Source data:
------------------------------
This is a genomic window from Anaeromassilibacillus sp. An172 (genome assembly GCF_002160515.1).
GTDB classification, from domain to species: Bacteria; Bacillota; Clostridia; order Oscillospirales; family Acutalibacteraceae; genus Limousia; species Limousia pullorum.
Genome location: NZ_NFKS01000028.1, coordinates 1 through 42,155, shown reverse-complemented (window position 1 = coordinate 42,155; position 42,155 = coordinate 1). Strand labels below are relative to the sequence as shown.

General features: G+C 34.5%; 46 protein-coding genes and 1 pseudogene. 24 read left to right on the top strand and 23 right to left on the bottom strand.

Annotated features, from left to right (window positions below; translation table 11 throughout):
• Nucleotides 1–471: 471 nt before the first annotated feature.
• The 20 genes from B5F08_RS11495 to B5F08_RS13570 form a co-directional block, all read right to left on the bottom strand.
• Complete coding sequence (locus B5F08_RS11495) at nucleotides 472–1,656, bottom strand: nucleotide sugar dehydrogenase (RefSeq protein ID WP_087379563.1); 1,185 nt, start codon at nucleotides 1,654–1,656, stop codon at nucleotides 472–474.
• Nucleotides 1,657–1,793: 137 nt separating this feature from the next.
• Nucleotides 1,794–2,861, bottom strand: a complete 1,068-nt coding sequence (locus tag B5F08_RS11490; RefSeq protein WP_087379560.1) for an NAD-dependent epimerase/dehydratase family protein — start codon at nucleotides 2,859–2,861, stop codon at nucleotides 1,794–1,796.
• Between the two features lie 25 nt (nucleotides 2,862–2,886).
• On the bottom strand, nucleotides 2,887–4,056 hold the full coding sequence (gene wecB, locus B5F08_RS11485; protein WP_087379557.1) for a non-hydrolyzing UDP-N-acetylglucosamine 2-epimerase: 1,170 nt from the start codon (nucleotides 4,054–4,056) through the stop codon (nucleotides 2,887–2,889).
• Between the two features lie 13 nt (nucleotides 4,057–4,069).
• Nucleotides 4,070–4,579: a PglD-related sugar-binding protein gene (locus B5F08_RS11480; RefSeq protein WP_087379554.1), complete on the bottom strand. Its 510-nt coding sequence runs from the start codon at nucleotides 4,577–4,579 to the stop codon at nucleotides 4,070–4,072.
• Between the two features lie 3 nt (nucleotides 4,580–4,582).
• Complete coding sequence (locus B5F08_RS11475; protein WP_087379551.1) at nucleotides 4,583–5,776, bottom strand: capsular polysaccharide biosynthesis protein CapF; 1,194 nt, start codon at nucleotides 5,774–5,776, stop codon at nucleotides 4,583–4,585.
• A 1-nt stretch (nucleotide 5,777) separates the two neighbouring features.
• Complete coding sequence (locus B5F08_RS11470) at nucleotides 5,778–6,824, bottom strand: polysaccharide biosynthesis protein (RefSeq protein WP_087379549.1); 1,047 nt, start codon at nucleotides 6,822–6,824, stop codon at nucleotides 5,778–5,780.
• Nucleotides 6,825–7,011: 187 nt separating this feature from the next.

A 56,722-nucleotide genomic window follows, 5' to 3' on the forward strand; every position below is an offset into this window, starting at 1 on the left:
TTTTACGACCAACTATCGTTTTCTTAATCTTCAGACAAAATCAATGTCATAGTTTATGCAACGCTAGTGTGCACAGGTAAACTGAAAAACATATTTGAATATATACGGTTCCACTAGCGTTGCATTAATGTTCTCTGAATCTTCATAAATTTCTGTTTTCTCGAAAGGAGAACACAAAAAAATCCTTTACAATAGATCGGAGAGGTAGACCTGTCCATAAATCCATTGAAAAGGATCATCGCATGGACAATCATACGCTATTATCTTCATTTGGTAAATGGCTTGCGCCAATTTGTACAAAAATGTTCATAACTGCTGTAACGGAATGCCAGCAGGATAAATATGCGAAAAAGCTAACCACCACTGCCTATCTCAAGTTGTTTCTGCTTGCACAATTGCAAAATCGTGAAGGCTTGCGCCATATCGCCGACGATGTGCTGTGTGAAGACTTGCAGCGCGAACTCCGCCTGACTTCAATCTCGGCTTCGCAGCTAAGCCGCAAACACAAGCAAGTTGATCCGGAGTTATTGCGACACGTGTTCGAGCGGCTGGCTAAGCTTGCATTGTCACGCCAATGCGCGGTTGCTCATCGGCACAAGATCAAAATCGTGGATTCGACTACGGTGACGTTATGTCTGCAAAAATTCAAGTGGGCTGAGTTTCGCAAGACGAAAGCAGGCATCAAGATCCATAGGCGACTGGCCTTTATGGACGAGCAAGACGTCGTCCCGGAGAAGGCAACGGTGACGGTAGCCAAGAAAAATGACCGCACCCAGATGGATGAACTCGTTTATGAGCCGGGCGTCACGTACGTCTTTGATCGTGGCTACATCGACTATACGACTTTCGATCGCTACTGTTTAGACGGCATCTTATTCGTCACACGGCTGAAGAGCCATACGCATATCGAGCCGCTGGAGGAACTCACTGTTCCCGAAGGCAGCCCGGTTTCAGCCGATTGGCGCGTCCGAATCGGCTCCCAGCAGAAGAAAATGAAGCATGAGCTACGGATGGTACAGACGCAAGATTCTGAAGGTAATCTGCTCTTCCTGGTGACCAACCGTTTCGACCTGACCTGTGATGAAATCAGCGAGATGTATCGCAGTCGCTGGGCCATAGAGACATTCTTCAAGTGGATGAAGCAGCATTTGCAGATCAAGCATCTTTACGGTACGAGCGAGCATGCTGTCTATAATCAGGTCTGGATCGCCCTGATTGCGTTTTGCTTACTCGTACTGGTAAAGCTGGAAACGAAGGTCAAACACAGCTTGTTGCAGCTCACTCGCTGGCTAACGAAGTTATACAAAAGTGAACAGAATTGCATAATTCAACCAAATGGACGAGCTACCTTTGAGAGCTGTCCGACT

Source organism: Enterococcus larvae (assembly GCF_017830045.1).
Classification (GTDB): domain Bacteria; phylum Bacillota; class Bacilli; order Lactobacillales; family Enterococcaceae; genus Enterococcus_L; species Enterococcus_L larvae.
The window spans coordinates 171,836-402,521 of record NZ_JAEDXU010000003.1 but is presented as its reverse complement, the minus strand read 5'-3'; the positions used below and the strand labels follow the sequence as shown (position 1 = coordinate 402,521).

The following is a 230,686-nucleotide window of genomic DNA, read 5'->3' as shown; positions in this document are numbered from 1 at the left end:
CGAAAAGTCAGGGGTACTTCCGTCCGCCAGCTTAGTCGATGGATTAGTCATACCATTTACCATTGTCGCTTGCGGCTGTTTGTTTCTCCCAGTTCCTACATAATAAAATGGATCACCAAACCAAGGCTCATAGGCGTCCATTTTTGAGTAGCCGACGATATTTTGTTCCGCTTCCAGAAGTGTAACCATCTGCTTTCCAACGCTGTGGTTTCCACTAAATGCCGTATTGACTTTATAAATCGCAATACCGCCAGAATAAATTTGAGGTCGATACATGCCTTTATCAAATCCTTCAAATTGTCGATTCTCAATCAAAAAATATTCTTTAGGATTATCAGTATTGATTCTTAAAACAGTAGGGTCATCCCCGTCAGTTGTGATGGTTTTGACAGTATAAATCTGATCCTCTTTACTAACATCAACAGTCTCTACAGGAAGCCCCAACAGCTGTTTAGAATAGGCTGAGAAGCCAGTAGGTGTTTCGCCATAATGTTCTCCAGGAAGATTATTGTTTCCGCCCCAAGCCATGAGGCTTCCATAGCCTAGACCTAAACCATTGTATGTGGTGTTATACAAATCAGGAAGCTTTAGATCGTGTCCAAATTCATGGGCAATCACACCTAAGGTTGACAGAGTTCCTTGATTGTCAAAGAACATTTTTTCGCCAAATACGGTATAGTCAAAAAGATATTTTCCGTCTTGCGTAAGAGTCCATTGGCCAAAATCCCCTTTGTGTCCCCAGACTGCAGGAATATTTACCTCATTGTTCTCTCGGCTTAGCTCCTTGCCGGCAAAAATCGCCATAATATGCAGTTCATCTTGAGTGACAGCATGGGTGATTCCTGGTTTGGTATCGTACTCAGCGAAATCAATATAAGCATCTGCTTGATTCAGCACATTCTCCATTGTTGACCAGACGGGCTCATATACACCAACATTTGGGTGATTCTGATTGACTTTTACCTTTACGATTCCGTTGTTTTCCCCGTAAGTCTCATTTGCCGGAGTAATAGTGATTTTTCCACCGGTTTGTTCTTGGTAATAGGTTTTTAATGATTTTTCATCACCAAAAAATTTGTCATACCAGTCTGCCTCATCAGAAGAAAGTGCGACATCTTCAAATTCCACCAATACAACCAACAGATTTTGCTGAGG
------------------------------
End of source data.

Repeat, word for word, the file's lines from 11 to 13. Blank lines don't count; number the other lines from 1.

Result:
• Between the two features lie 25 nt (nucleotides 2,862–2,886).
• On the bottom strand, nucleotides 2,887–4,056 hold the full coding sequence (gene wecB, locus B5F08_RS11485; protein WP_087379557.1) for a non-hydrolyzing UDP-N-acetylglucosamine 2-epimerase: 1,170 nt from the start codon (nucleotides 4,054–4,056) through the stop codon (nucleotides 2,887–2,889).
• Between the two features lie 13 nt (nucleotides 4,057–4,069).